Team Workspace Reflections

Date Published: 08 February 2012

Team Workspace Reflections

imageWe’ve been fans of team rooms and collaborative work environments at NimblePros for some time. In building out our new building, we took care to create several large open spaces to be used as team rooms, with plenty of room in the middle for workstations (configured for pair programming) and lots of open wall space around the outside for whiteboards and information radiators. You can see one of our team workspaces, before the furniture and whiteboards went in, on the right. The idea was to follow the Caves and Commons approach first recommended by Extreme Programming, and it’s worked very well. We gave some of our senior staff their own office spaces and we set up a group “cave” with several desks in it where folks could go to take a phone call or work individually on a task, but almost a year after our move, some of the senior staff’s offices have been emptied out as they now spend their days in one of the team rooms, and the one “cave” room very rarely sees use (but it is nice to have when it is needed, so we consider it worthwhile space).

Today there’s been a great thread on the Extreme Programming mailing list on this topic, and I thought a few of the quotes were worth sharing here:

When I created my software R&D space some years ago, I ensured that every programmer had a private office with a window. When we did some of our really difficult projects, we created a "war room" to work in. It went better.

_When XP was invented, we worked with everyone in a big room. No one on the team wanted to go back: we were all certain that it was the most productive and enjoyable project we had ever been on.

I have worked with many teams since then, and the results have been the same. Except for a very few individuals -- who have never been considered to be key team members anyway -- teams have been more productive by their own measure, in a team room.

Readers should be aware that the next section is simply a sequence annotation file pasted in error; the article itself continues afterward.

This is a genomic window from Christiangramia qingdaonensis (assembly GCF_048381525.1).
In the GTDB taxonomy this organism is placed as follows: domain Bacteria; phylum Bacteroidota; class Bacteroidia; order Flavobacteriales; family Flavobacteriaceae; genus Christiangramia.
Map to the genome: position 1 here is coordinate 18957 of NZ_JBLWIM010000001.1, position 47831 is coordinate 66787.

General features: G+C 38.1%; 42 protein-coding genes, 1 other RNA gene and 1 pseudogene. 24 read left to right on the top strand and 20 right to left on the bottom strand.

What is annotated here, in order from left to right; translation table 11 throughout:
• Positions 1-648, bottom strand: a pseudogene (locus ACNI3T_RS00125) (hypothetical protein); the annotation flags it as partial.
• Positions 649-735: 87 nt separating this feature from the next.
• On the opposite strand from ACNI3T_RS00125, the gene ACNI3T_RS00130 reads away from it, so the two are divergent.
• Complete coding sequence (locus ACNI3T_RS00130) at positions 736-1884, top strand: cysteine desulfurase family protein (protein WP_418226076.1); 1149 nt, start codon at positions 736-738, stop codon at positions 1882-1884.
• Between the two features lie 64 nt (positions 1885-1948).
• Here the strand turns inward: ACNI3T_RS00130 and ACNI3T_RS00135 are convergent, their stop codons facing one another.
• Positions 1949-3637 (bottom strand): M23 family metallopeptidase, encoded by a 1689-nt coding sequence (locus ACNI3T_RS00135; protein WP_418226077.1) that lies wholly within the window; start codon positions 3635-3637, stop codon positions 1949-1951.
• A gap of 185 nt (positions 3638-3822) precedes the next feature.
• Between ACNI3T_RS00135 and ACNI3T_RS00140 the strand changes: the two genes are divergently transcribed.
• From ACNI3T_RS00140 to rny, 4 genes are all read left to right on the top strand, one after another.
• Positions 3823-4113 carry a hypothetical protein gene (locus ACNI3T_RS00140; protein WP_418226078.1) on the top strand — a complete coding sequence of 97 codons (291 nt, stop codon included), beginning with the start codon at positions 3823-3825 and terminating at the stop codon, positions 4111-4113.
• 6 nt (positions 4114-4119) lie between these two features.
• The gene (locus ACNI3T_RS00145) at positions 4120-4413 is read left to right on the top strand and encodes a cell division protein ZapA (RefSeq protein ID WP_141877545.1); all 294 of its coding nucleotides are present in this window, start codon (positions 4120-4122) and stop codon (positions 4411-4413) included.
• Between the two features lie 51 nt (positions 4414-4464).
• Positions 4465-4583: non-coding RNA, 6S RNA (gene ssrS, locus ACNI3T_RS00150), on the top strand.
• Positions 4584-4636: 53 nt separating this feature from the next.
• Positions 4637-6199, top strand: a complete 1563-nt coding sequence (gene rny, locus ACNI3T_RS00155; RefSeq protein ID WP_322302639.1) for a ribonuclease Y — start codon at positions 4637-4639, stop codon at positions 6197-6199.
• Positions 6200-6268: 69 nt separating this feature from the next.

_I don't know what kind of rooms or projects these articles refer to, but I would never do a software project without the team in its own common space if I had any choice at all. Ron Jeffries

This has been my experience as well. Team rooms are simply more fun, more productive, and more energizing, provided everybody is working on the same project and is motivated. As with anything, there can be problems, such as off-topic conversations distracting the team, but generally the team is able to self-police such things, at least in my experience. Another quote from this thread, in response to Ron’s above:

My experience has been basically the same. Everyone wanted their private office until they tried the common space. Then they voted to give the offices to someone else. They had more fun, got more done, and in my opinion came up with far more creative answers...

Steve Ropa

Now, if you’ve read Peopleware, it suggests that one of the biggest barriers to productivity is distracting sound, and that the best way to lower the amount of noise each worker has to put up with is to provide more space (and ideally, separate offices with doors) to each employee. I’ve worked in organizations who had open floorplans larger than football fields filled with rows and rows of cubicles, and it’s precisely this arrangement that comes to mind when I think about the advice in Peopleware. But I think there is a difference between legions of workers in cubicles working individually and small teams working collaboratively on a specific project. When you’re pairing with someone in a team room, you’re able to focus on your work and what your partner is saying to the exclusion of the rest of the room. However, you’re still half-listening to the conversation, so when someone else in the room says your name, or wonders why such-and-such class that you just checked in yesterday isn’t working, you hear it. You can share vital information, instantly, that might otherwise have blocked your teammate until the next stand-up meeting (assuming you hold them).

Last year, at one of the Hudson Software Craftsmanship group meetings, we had a discussion in which we talked about moving a team to agile. To kick off that discussion, I asked the group to describe what an agile team would look like to an observer. One of the first things that was mentioned was that they were working in a team room. Now, I don’t think team rooms are strictly necessary in order for an agile team to be successful, but I do think they’re certainly helpful.

Have you had the opportunity to work on a project in a team room? Do you agree with the ideas expressed above, or has your experience been different? I’d love to hear from some people who have had negative experiences working in team rooms. Please leave a comment if you have some experience to share.

Steve Smith

About Ardalis

Software Architect

Steve is an experienced software architect and trainer, focusing on code quality and Domain-Driven Design with .NET.